It is clear the right are more and more resigned to losing the leadership election as in politics it is always the case that when people are in trouble in elections they always blame there plight on the media and rubbish every opinion poll that shows there side to be losing the arguments.
If those on the right take care to read Cameron speeches they will see a differant agenda being set out for the party and a more caring, compassionate language than we have seen before from a conservative politican.
We have tryed the old ways and the old policies surely after three election defeats its time to try something new and see if the answers Cameron is putting forward can lead the party back to power.
It may fail but I think the party stands a better chance with a young, new leader from a new generation with new ideas and a new language of care and compassion than we will with the ideas that have failed to gain support from the people during the last eight years and from someone who can`t even inspire his own party let alone the voters at large.

pigmalion

I'm not a conservative but I think that it was one of you lot that said something about lies damn lies and statistics, but I think that the time has come to realise that it's not just politicians that use figures to confuse the issue.
I remember how when I was young I watched a Nigel Lawson budget and I was amused by thinking that the opposition was completely silenced because they couldn't understand what the hell he was going on about. Neither could I! but I could, at least, appreciate his mastery of numbers. Having then just read Carl Marx's capital it was a pleasure to see and listen to a politician introducing so many variables into a problem that quite rightly required so many of them. The labour party by the nature of its core electorate is forced to follow the rule of Occam's razor which I'll remind you is that one should not increase, beyond what is necessary, the number of entities beyond what is necessary. In fact this is just an anglo-saxon translation of a basic principle of Calculus that Descartes established, but that's besides the point.
The point is that the press is faced with the fact of extinction. The likes of the Ruppert Murdock's Empire is a dodo. Faced with that loss, every hack will crawl out from beneath the stone that they are sheltering under and use any means by which to try to affect the world that they never dared to get involved with, other than preying upon it. The only weapon that they have left to fight with is the Poll. But consider the fact that we shall never again see again the likes of Peter Snow and his swingometer. Are the rats leaving the sinking ship? Their last effort is to try to influence the election of the oldest political party in the world.
As a mathematician I call upon you to use your powers of historical reasoning to make sense of the present, and ignore what people are trying to tell you because they are doing just that. Or to paraphrase the words of Bux Fizz, its time for making your own mind up.

Selsdon Man

As John McEnroe would say "You cannot be serious!"

Blimpish

"The labour party by the nature of its core electorate is forced to follow the rule of Occam's razor which I'll remind you is that one should not increase, beyond what is necessary, the number of entities beyond what is necessary. In fact this is just an anglo-saxon translation of a basic principle of Calculus that Descartes established, but that's besides the point."

That'd be difficult, given William of Occam died 250 years before Rene Descartes was born.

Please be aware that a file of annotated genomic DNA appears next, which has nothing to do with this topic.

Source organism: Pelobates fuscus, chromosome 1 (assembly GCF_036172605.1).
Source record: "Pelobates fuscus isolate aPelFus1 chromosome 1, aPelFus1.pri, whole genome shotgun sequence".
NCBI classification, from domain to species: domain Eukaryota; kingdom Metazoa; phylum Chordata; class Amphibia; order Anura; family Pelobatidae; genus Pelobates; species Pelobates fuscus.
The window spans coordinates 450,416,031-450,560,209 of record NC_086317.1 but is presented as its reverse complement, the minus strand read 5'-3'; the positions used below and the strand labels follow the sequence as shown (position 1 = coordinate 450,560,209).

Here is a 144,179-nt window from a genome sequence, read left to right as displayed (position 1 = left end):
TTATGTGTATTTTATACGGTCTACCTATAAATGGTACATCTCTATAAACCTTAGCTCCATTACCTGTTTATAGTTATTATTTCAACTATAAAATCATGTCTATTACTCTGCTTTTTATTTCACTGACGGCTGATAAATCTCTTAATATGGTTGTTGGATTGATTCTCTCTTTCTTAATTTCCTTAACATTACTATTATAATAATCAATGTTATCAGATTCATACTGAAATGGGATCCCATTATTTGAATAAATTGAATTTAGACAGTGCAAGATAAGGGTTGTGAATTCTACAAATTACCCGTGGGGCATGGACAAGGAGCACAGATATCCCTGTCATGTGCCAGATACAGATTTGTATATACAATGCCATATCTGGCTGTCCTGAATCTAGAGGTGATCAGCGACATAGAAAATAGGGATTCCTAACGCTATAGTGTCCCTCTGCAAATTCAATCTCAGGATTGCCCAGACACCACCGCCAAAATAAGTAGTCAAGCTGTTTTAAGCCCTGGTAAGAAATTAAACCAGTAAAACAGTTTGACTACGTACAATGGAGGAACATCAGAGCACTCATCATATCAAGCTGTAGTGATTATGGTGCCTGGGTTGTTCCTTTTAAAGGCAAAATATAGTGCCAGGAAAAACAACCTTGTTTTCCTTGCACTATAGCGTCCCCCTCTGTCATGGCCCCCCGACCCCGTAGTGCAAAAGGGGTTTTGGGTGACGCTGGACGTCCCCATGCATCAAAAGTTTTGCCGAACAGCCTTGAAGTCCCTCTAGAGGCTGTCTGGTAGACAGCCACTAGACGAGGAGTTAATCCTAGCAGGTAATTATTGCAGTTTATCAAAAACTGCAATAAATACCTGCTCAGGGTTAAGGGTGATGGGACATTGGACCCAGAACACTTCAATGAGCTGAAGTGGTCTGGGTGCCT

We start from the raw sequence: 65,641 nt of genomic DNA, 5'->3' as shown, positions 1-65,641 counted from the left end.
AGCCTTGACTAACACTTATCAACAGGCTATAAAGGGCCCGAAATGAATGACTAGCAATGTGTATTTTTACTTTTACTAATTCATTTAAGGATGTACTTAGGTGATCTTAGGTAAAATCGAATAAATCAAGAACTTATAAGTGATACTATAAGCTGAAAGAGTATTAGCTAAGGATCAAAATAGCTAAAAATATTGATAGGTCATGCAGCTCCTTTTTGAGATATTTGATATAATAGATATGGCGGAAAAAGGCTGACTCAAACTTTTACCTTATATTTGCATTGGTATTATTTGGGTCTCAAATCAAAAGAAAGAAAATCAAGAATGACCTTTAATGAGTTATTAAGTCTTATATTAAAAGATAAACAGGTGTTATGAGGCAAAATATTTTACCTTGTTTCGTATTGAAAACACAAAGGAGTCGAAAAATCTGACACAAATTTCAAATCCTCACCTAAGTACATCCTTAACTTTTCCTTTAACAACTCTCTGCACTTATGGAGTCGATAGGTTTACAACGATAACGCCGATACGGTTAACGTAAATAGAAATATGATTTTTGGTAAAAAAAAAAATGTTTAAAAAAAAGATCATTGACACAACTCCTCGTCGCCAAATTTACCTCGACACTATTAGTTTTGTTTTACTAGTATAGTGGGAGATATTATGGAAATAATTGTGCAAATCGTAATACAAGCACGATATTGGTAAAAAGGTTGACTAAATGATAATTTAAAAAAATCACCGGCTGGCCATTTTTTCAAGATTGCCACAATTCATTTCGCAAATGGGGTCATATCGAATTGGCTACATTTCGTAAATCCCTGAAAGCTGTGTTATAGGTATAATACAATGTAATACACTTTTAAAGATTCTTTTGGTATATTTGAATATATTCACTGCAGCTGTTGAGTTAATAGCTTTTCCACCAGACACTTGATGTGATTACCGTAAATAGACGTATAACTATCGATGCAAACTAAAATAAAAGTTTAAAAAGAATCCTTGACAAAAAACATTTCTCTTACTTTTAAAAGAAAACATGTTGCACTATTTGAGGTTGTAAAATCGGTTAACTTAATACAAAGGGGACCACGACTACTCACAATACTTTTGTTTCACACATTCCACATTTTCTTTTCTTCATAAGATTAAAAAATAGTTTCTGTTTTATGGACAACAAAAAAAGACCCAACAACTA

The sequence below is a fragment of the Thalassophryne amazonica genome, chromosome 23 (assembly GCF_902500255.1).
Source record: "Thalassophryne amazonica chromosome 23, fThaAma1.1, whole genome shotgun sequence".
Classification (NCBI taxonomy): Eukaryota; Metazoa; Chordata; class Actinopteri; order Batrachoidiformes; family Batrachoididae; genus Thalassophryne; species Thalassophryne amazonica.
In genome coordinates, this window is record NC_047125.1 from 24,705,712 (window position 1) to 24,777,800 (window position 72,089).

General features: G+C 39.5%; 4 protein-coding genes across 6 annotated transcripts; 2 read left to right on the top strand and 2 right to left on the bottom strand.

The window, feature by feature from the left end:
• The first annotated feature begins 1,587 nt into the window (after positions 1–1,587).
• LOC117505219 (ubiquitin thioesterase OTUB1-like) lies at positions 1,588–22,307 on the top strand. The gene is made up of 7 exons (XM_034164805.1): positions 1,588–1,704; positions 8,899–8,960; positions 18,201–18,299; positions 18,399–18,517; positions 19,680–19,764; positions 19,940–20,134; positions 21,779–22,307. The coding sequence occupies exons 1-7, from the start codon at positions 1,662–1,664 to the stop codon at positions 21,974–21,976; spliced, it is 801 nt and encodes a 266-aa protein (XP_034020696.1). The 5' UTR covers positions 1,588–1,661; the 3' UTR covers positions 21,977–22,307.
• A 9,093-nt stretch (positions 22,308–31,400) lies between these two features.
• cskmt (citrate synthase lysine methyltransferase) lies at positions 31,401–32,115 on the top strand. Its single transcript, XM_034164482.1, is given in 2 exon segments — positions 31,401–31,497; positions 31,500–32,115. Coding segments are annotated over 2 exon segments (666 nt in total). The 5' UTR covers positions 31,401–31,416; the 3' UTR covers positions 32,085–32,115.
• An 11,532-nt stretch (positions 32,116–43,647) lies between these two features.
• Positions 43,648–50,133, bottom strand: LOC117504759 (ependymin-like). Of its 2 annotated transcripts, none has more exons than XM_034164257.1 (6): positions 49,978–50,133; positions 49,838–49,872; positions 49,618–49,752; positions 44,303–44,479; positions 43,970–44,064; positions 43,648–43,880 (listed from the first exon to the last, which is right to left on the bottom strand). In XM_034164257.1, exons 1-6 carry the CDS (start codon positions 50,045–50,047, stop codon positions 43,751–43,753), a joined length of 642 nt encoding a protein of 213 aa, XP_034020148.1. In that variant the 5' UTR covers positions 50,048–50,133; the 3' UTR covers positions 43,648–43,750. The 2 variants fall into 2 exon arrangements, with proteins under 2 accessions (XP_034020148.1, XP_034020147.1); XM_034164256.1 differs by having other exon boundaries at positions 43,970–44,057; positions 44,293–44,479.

Oberon Houston

mmm, going high brow. Actually, having been to Conference and also attending a good number of Fringe meetings, my bullet point observations were this…

- Rifkind’s speech was very very well delivered and on oratory by far the best.
- Clarke’s was carefully pitched to avoid areas of contention, but I wouldn’t call it especially brilliant.
- Davis’ fringe (Reform Lecture) and main speech was very dull and uninspiring, exactly as the media described them, although the media did seem to ‘create’ the story of mass disgruntlement, most people just looked blank afterwards. Interestingly he mentioned that he understood the “middle class women vote with their heart as well as their head, and that conscience plays a big part in their voting decisions”. The fact that he recognises this does not necessarily mean he will deliver policy to suit. I think most people smelled a rat.
- Cameron’s speech did have substance to it, but it was subtle and one needed to listen carefully. His Observer Interview was poor, the questions were bad (tabloid style) and he fielded the drugs question badly.
- Foxes one was more detailed and had the strength of conviction, but he depressed people by telling them Britain had gone to the dogs in lots of ways that often seemed over the top and there should have been a ‘Crimewatch’ style “don’t have nightmares” comment at the end.
- Howard’s speech was dignified, but possibly a bit awkward at times.

Overall, it was a very exiting week though, and there is still lots to play for.

Jack Stone

At a time when this country is at threat as never before from terrorism I think its a total disgrace that David Davis is opposing the Police`s wish to be able to detain terrorists for up to three months before they have to charge them.
This party as lost some good servants in the past to the terrorists so we know better than most what it is to lose people to terrorism.
We should therefore be standing four square behind the governemt in there fight against terrorism not looking as if we are more concerned about the welfare of accused terrorists than the safety of our own citizens.

Oberon Houston

But Jack, its not DDs wish to impede the improvment of Law to combat this new threat, its that Labour are rushing through hastily prepared proposals. We need much much more debate on this, it is crucial that we get it right.

Labour always get heavy handed and reacionary in these situations, it is up to the Consevatives to ensure that good law is passed.

The comments to this entry are closed.

About Conservative Home

Subscribe

  • Conservative Home's
    free eMailing List
    Enter your name and email address below:
    Name:
    Email:
    Subscribe    
    Unsubscribe